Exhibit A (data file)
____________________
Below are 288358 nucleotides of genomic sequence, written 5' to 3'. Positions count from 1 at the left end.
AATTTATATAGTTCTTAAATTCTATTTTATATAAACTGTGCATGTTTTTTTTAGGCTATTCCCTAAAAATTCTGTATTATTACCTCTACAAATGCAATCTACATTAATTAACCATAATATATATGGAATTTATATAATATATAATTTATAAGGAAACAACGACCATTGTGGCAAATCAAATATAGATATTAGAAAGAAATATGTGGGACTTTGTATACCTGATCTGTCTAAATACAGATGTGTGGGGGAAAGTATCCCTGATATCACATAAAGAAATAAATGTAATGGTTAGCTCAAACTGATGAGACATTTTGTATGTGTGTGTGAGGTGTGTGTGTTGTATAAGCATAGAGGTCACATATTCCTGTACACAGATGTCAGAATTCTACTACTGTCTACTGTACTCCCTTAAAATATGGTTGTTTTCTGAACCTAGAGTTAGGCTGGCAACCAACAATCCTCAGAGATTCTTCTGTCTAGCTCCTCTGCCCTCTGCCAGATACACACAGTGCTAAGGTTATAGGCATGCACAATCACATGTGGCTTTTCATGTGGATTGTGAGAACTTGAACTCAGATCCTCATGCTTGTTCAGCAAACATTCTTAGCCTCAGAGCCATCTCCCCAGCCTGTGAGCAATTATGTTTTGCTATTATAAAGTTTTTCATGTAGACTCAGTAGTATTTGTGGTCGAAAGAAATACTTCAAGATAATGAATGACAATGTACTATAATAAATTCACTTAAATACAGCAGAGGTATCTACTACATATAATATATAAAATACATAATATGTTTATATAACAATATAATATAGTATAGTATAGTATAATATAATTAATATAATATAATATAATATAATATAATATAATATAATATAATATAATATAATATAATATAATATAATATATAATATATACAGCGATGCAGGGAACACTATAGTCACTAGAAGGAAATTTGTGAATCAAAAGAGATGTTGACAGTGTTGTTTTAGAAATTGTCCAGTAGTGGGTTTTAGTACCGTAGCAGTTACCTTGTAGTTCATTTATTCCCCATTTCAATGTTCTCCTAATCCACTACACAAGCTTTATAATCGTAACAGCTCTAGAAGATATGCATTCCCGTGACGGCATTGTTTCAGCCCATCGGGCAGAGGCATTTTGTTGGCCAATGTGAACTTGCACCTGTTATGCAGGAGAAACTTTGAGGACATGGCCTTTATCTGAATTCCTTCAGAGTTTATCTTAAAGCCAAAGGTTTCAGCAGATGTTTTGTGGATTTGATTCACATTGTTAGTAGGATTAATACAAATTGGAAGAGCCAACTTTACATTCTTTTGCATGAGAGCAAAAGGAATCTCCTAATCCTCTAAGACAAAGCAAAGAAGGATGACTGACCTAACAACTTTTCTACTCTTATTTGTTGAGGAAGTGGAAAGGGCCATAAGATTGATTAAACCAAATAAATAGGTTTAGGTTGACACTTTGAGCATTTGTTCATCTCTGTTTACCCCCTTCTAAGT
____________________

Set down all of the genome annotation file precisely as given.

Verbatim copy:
Below are 288358 nucleotides of genomic sequence, written 5' to 3'. Positions count from 1 at the left end.
AATTTATATAGTTCTTAAATTCTATTTTATATAAACTGTGCATGTTTTTTTTAGGCTATTCCCTAAAAATTCTGTATTATTACCTCTACAAATGCAATCTACATTAATTAACCATAATATATATGGAATTTATATAATATATAATTTATAAGGAAACAACGACCATTGTGGCAAATCAAATATAGATATTAGAAAGAAATATGTGGGACTTTGTATACCTGATCTGTCTAAATACAGATGTGTGGGGGAAAGTATCCCTGATATCACATAAAGAAATAAATGTAATGGTTAGCTCAAACTGATGAGACATTTTGTATGTGTGTGTGAGGTGTGTGTGTTGTATAAGCATAGAGGTCACATATTCCTGTACACAGATGTCAGAATTCTACTACTGTCTACTGTACTCCCTTAAAATATGGTTGTTTTCTGAACCTAGAGTTAGGCTGGCAACCAACAATCCTCAGAGATTCTTCTGTCTAGCTCCTCTGCCCTCTGCCAGATACACACAGTGCTAAGGTTATAGGCATGCACAATCACATGTGGCTTTTCATGTGGATTGTGAGAACTTGAACTCAGATCCTCATGCTTGTTCAGCAAACATTCTTAGCCTCAGAGCCATCTCCCCAGCCTGTGAGCAATTATGTTTTGCTATTATAAAGTTTTTCATGTAGACTCAGTAGTATTTGTGGTCGAAAGAAATACTTCAAGATAATGAATGACAATGTACTATAATAAATTCACTTAAATACAGCAGAGGTATCTACTACATATAATATATAAAATACATAATATGTTTATATAACAATATAATATAGTATAGTATAGTATAATATAATTAATATAATATAATATAATATAATATAATATAATATAATATAATATAATATAATATAATATAATATAATATATAATATATACAGCGATGCAGGGAACACTATAGTCACTAGAAGGAAATTTGTGAATCAAAAGAGATGTTGACAGTGTTGTTTTAGAAATTGTCCAGTAGTGGGTTTTAGTACCGTAGCAGTTACCTTGTAGTTCATTTATTCCCCATTTCAATGTTCTCCTAATCCACTACACAAGCTTTATAATCGTAACAGCTCTAGAAGATATGCATTCCCGTGACGGCATTGTTTCAGCCCATCGGGCAGAGGCATTTTGTTGGCCAATGTGAACTTGCACCTGTTATGCAGGAGAAACTTTGAGGACATGGCCTTTATCTGAATTCCTTCAGAGTTTATCTTAAAGCCAAAGGTTTCAGCAGATGTTTTGTGGATTTGATTCACATTGTTAGTAGGATTAATACAAATTGGAAGAGCCAACTTTACATTCTTTTGCATGAGAGCAAAAGGAATCTCCTAATCCTCTAAGACAAAGCAAAGAAGGATGACTGACCTAACAACTTTTCTACTCTTATTTGTTGAGGAAGTGGAAAGGGCCATAAGATTGATTAAACCAAATAAATAGGTTTAGGTTGACACTTTGAGCATTTGTTCATCTCTGTTTACCCCCTTCTAAGT